A disabled opossum named Cuppy gets a wheelchair: see how he rides


Kyupi learned to walk with his new wheels.


One Kentucky resident in love is learning to walk with an individual wheelchair and wishes from social media fans.

In the possum of Cuppi lived a difficult two years – he was born with birth defects that made his snout shorter, gave a more vertical forehead and only one eye.

He also has arthritis and scoliosis that prevent him from walking. But his friends at the Wilderness Trail Wildlife Center in London, Kentucky, where he is a permanent resident, have refused to allow their physical ailments to interfere with a happy life.

After merging with Walkin ‘Pets, Kewpie recently became the first known opossum to ride in a wheelchair, the organization announced.

Cuppie has always been a favorite of Tony Poindexter, the founder of the Wildlife Center.

“Cupy is my ambassador for education and is the most popular and beloved ambassador of all the children in the school where I give my wildlife presentations,” she wrote on Facebook.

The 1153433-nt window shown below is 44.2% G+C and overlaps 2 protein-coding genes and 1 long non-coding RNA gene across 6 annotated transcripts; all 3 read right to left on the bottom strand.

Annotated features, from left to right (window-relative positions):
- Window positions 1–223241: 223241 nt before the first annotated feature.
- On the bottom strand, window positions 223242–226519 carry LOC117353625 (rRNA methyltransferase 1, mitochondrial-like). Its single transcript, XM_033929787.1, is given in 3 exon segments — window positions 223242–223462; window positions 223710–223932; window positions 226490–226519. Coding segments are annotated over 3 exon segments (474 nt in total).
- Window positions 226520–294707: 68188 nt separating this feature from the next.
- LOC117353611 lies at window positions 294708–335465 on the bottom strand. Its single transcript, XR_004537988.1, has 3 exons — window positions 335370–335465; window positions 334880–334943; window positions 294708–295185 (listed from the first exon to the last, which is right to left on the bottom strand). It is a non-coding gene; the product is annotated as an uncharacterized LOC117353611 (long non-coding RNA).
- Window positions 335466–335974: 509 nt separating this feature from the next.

“People love it“She added on the Walkin ‘Pets blog. “I made him my USDA ambassador for my educational presentations because he’s so loving.”

Poindexter was worried about Cuppie when he had trouble walking four months ago, she said in a statement. But after turning to the Walkin ‘Pets, the “first-ever opossum wheelchair” was built to allow the opossum to sniff around on its own again.

Tiny custom wheelchair it took a little getting used to to, but pretty soon Kyupi ventured on his own adventures and became “Mr. Independent, ”the Wildlife Center said in a statement.

With the help of donated wheels marsupials can more easily walk to the bathroom, get up and regain strength in the legs.

“Now with the wheels (he) has regained some dignity,” Poindexter said.

Kewpie even gathered fans on social media and received donations help fund his extensive care and medication at the Wildlife Center, where he has lived since childhood.

Although Cupie is almost 2 years old, he is was considered a senior possum given their average service life of 2 to 3 years. Now he will be able to stylishly live out his senior years.

Mariah Rush is a national real-time reporter. She graduated from the University of Notre Dame and previously worked at The Chicago Tribune, The Tampa Bay Times and The Philadelphia Inquirer.

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